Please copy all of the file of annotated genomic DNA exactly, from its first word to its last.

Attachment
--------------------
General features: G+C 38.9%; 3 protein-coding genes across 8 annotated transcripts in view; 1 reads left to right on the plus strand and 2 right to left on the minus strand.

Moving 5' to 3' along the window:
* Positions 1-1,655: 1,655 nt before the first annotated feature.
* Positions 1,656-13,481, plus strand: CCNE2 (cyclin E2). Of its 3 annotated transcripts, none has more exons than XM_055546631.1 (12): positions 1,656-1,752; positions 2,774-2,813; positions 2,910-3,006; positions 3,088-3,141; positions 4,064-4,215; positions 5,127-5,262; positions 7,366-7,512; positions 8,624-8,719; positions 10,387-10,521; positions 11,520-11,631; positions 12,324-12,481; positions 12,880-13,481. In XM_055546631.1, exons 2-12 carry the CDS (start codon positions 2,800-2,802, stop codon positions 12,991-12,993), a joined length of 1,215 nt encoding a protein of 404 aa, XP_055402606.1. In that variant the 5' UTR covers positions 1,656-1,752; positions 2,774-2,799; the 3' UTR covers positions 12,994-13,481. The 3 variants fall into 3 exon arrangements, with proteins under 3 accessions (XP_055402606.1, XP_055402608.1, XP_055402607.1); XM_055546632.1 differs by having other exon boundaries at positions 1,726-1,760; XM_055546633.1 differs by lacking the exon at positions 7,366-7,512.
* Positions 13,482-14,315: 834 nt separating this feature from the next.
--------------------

General features: G+C 38.9%; 3 protein-coding genes across 8 annotated transcripts in view; 1 reads left to right on the plus strand and 2 right to left on the minus strand.

Moving 5' to 3' along the window:
* Positions 1-1,655: 1,655 nt before the first annotated feature.
* Positions 1,656-13,481, plus strand: CCNE2 (cyclin E2). Of its 3 annotated transcripts, none has more exons than XM_055546631.1 (12): positions 1,656-1,752; positions 2,774-2,813; positions 2,910-3,006; positions 3,088-3,141; positions 4,064-4,215; positions 5,127-5,262; positions 7,366-7,512; positions 8,624-8,719; positions 10,387-10,521; positions 11,520-11,631; positions 12,324-12,481; positions 12,880-13,481. In XM_055546631.1, exons 2-12 carry the CDS (start codon positions 2,800-2,802, stop codon positions 12,991-12,993), a joined length of 1,215 nt encoding a protein of 404 aa, XP_055402606.1. In that variant the 5' UTR covers positions 1,656-1,752; positions 2,774-2,799; the 3' UTR covers positions 12,994-13,481. The 3 variants fall into 3 exon arrangements, with proteins under 3 accessions (XP_055402606.1, XP_055402608.1, XP_055402607.1); XM_055546632.1 differs by having other exon boundaries at positions 1,726-1,760; XM_055546633.1 differs by lacking the exon at positions 7,366-7,512.
* Positions 13,482-14,315: 834 nt separating this feature from the next.